32,081 reputation
864123
bio website none
location United States
age
visits member for 4 years, 2 months
seen yesterday

profile for Caleb on Stack Exchange, a network of free, community-driven Q&A sites


You: Do you know Jon Skeet?

Expert: I once tried to convince the community, it worked remarkably well.

You: Do you know Joel Spolsky?

Expert: I know joel spolsky to a certain degree at least.

You: Does he treat you well?

Expert: :)

You: What is it like to work at Stack Exchange?

Expert: The answer is pretty complicated.

You: I'm listening.

Expert: I used to know someone who was listening.


Mar
25
comment Using advertising with free app is a commercial app?
It's not a coincidence that another word for advertisement is commercial.
Mar
13
awarded  Yearling
Jan
21
revised Should a scrum team estimate time for the user stories during Sprint Planning, or before it?
added 32 characters in body
Jan
21
answered Should a scrum team estimate time for the user stories during Sprint Planning, or before it?
Dec
20
comment What is a closure and how is it implemented in Ruby?
@raptortech97 It's actually "a little more" than a link only answer, where the "little more" is a concise explanation of what a closure is and how that relates to Ruby.
Dec
15
comment Should I give the answer to a failed interview coding exercise?
@user1172763 That's the point -- unlike FizzBuzz, the OP's interview question can be answered with a single calculation. It is therefore a poor choice if the point is to see whether the candidate can write a loop. You can't expect a candidate to choose a slower, far more verbose solution on the assumption that you're asking the question for a specific (and unstated) reason. Indeed, the interviewer could easily be a "trick" question to see if the candidate notices that looping is completely unnecessary. Reading your mind is not the candidate's responsibility.
Nov
6
comment offline application development for mobile devices
Googling for something like html5 offline forms will turn up a lot of useful information.
Nov
6
comment Why do we use non-descriptive internal codenames?
Names acquire meaning over time. If you'd all been using lon-web-lin-2 and the like for years and then some VP decreed that from now on all servers would be named after moons and/or body parts, things would have been equally confusing, maybe even more so because the "new" names would arbitrary instead of systematic.
Nov
6
comment Why do we use non-descriptive internal codenames?
What’s in a name? That which we call a rose by any other word would smell as sweet.
Oct
8
awarded  Good Answer
Oct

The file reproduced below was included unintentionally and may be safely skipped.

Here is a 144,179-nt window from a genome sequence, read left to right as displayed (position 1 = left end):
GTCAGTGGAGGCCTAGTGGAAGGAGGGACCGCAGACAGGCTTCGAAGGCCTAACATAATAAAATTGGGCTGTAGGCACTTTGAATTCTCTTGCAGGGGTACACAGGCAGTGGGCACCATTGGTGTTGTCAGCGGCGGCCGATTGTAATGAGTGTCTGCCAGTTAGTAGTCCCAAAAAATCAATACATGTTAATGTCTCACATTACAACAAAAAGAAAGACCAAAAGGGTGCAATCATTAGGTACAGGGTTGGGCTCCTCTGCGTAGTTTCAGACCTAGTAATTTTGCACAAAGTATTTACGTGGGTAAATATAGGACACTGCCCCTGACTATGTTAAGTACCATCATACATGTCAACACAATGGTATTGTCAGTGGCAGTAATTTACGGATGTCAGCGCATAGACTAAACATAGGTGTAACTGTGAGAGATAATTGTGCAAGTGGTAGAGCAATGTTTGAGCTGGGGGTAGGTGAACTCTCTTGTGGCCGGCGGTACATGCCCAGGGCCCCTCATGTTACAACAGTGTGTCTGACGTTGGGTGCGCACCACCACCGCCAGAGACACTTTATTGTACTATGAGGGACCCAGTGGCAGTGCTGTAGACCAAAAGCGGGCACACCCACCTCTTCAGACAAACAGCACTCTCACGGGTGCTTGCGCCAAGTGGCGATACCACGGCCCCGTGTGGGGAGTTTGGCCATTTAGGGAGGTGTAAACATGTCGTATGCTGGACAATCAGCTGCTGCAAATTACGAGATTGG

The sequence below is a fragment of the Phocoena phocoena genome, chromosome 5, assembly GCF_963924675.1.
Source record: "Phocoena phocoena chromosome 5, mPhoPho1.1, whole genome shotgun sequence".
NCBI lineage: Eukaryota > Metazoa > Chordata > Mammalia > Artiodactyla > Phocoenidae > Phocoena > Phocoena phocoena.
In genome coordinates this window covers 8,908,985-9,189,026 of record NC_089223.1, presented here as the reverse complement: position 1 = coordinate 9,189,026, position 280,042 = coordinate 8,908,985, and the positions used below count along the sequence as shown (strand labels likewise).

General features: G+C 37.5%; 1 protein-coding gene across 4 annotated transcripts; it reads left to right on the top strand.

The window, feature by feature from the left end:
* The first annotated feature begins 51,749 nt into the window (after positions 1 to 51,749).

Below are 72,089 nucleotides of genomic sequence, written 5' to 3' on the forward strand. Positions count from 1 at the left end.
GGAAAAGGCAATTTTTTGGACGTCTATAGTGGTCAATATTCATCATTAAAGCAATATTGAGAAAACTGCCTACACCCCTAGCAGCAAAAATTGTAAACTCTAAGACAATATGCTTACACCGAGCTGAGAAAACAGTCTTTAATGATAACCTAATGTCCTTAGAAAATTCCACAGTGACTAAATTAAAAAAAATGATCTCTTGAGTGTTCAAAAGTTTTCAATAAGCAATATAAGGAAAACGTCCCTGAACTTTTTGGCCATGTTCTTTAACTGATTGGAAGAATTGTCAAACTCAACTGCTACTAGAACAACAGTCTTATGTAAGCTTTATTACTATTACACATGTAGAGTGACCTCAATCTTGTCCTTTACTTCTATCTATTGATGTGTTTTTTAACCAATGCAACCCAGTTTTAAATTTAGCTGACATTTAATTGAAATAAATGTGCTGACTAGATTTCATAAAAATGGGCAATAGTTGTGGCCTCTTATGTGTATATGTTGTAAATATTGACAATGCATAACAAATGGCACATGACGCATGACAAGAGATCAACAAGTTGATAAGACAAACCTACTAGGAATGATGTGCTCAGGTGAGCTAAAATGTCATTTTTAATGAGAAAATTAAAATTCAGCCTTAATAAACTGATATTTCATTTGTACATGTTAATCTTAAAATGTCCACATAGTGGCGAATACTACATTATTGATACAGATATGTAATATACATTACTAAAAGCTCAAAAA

6
comment Are there any OO languages without inheritance?
Preferring composition doesn't mean completely abandoning inheritance is a good idea.
Oct
6
comment On GitHub, etiquette and pull requests
@Greg I can't tell whether you're really asking whether you should contact the author (last line of question, answered in the accepted answer in the dupe) or how to contact the author (seems to be answered by your observation that Github doesn't have a built-in messaging system). Perhaps you could clarify what you want to know.
Oct
3
answered How to predict a future simulation state
Oct
3
awarded  Nice Answer
Oct
3
awarded  design
Oct
2
revised When writing object-oriented code, should I always be following a design pattern?
added 365 characters in body
Oct
2
answered When writing object-oriented code, should I always be following a design pattern?
Sep
30
awarded  Explainer
Sep
26
comment Is there any language-agnostic specification for “String Natural Sorting Order”
Are you asking about sort algorithms or sort order? Algorithms for sorting are well understood and widely implemented in every language you're likely to use. The particular order that you want to sort things into depends heavily on your situation, but is usually tied to the character set you're using.
Sep
8
comment Is it correct to keep version numbers of all components always the same?
What's the point of giving each component its own version number if it doesn't indicate the version of that component? If the "version" really just indicates the version of the overall application that that component belongs to, that's fine, but you should make it clear that the number is the app version, not the component version. And as you say, any update to any component means that you have to release new versions of everything, which sort of defeats the point of a component architecture in the first place.